During the coronavirus outbreak, the 19.9 million students attending college this year have gotten the short end of the stick. Many can’t receive recovery rebate checks or unemployment benefits. This, paired with personal uncertainties, leaves what was once a priority for students — education — at the back of their minds.
“It becomes extremely difficult to focus on my classes during such uncertain times,” said 21-year-old University of Pennsylvania student Olvin Villatoro. “[I am] worrying about how my family and I will be able to deal with the financial, physical and mental struggles of this pandemic.”
Even during these troubling times, colleges across the country have transitioned online. Between Zoom lectures and commencement cancellations, students have adapted to their new course curriculums.
University of Central Florida student Marcela Hernandez said she has taken plenty of online classes before, but they tended to be easy. She is afraid that switching to online learning will make it more difficult to navigate course material that she finds is “already hard to comprehend in a face-to-face setting.”
The transition has also added additional work, as some of her classes are replacing required events with written assignments. Hernandez struggles with time management and prefers going to classes in person because it gives her a set schedule.
”I have to make more of an effort to remember to actually set aside time to complete all of my assignments, especially the extra ones that were added.”
Maria Ordoñez, a 21-year-old Boston University student, said that although her transition has been better than expected, learning online is not ideal. Her classmates are still putting in effort but appear to be less engaged and motivated.
“It’s especially difficult for people in different time zones,” she said. “People who had to go back home to Taiwan or India now have to go to class until 3 a.m. How are they supposed to sustainably learn like that?”
In a non-scientific social media poll conducted over 24 hours with 30 college student participants, 63% agreed that moving classes online would negatively impact their education.
One of the participants, 21-year-old Leticia Cobas, said that her classes at Florida International University were meant to be hands-on experiences with broadcasting equipment. Now she has to produce content for her portfolio at home. She also has to write about the studio instead of working in it.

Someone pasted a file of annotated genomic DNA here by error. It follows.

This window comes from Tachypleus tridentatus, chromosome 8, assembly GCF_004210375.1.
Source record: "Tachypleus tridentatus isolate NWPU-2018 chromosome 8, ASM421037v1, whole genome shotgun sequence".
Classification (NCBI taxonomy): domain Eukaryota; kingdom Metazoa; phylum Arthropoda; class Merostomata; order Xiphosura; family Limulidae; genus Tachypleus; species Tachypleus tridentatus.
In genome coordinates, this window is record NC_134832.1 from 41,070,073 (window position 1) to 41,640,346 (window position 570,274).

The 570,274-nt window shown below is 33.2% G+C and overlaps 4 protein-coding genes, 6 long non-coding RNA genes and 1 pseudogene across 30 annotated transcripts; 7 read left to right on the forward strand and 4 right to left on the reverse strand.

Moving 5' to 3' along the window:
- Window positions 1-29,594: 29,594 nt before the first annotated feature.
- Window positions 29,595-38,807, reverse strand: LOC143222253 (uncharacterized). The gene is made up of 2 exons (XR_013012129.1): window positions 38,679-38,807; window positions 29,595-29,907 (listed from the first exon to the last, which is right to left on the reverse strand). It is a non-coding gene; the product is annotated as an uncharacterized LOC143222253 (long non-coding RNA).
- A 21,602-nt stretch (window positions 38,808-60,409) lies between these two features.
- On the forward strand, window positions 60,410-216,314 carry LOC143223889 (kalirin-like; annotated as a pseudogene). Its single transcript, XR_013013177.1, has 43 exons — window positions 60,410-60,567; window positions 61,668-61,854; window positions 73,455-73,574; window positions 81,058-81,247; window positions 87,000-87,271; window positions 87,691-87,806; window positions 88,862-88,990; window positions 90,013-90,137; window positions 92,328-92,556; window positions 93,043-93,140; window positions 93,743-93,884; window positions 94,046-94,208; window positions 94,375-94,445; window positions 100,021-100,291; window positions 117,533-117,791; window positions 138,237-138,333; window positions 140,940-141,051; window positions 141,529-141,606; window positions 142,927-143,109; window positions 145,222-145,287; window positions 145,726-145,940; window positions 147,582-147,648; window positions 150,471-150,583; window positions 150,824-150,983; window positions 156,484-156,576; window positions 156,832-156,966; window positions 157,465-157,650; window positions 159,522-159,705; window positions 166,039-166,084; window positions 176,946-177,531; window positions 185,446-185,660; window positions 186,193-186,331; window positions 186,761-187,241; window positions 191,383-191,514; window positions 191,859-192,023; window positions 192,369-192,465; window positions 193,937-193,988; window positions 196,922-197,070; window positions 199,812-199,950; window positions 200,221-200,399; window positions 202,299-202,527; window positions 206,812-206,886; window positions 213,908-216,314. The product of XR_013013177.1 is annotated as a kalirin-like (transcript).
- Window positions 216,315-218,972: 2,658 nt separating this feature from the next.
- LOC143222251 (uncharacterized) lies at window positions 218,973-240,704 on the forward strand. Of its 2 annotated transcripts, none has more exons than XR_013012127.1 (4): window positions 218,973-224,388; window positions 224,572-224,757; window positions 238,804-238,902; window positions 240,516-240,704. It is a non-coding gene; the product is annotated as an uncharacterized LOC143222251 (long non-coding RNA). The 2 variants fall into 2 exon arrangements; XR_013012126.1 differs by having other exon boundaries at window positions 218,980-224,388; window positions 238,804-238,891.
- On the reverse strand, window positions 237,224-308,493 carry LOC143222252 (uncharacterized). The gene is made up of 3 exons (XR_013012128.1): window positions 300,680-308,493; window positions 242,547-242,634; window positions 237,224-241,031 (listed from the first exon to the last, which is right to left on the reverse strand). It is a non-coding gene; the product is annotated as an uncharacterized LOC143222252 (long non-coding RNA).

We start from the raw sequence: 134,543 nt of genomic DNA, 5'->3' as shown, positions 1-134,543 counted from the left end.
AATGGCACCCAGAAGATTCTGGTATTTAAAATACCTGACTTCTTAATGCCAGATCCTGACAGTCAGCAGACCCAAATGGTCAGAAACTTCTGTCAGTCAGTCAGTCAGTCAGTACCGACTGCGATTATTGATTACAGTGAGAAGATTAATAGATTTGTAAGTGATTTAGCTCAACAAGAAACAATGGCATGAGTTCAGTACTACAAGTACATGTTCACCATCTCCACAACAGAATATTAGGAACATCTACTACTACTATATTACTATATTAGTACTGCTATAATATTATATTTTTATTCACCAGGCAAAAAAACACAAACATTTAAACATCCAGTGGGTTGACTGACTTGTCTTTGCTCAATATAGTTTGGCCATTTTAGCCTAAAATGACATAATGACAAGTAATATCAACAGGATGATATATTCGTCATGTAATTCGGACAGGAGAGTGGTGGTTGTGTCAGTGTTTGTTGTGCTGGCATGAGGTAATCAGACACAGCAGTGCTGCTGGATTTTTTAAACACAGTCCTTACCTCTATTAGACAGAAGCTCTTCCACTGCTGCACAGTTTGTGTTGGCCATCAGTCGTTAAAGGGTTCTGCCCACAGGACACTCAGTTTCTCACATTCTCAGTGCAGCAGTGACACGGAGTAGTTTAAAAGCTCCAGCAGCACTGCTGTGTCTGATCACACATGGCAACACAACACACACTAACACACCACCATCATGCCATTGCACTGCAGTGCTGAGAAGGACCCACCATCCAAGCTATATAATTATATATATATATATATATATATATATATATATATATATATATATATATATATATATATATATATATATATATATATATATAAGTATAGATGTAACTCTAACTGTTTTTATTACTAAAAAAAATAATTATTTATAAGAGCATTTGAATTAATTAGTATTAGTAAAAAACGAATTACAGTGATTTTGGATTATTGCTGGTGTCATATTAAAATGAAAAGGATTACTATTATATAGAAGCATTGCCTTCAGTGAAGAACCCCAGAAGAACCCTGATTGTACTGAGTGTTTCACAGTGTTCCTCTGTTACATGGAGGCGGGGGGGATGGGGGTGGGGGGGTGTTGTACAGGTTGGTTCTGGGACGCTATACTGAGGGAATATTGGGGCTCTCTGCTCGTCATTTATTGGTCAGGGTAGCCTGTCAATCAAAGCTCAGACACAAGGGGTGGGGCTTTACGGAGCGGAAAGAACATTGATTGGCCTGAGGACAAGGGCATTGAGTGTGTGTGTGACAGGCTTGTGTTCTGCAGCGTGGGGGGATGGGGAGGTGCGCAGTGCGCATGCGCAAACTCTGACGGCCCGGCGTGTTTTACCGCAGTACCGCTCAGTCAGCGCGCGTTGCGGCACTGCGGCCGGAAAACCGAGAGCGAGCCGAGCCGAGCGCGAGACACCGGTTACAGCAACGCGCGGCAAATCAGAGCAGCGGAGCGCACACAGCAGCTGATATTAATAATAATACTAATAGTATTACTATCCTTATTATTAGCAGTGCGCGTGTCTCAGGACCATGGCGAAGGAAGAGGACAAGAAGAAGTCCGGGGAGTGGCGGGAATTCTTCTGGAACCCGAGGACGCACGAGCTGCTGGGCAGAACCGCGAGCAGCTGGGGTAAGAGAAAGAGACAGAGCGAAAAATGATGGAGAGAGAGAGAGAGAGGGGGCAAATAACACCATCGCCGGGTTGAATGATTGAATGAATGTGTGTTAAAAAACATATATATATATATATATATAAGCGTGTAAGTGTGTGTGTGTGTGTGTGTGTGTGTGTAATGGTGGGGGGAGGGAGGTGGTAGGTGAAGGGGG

“It’s disappointing because I am not getting what I paid for, which was to use the equipment inside of the studio,” Cobas said. “It feels like I didn’t get my money’s worth from the semester.”
Maybel Cerrato, a 21-year-old student at the University of Florida, said she enjoys learning while going to class lectures and taking notes. Although she is happy being back home, Cerrato said it is a completely different environment than when she lived on her own in Gainesville. There she could light a candle and play calm music in the background. She emphasized that she can’t study at a coffee shop or even the library because she prefers her own quiet space. Now she has to focus on her classes while her parents and siblings carry on with their lives in the background.
“I was trying to concentrate on a quiz while my mom was cooking and on the phone, my sister’s caretaker was blow-drying her hair and my brother was playing on his PS4 screaming,” Cerrato said. “On top of that, I made it CLEAR to them I was on Zoom for a quiz and my dad still felt the need to come into the room to tell me he needed a favor whenever I finished class.”
Villatoro also emphasized that he lost a proper studying space. He added that the transition would particularly affect first-generation and low-income students like him.
“I tried to focus in my online class today only to have my family come into the living room and make it hard for me to even hear my professor,” he said. “Being that there are lots of people living in my house, I don’t have the luxury of a private space or any form of comfortable learning environment that other students might benefit from.”
Villatoro added that online learning might not be as feasible for certain students. This is where grading systems come into play. Like many other schools, Penn switched to an optional pass/fail system. Villatoro said it gives an advantage to students who have access to a controlled environment and other resources. They can seek actual grades, while other students might be forced to opt into pass/fail out of necessity.
“I don’t think that my university is considering the challenges this crisis poses to some of its students,” he said. “And that is very frustrating.”
(Editor’s note: This story is part of a series describing the transformational effect of coronavirus on the young. For more stories, click here.)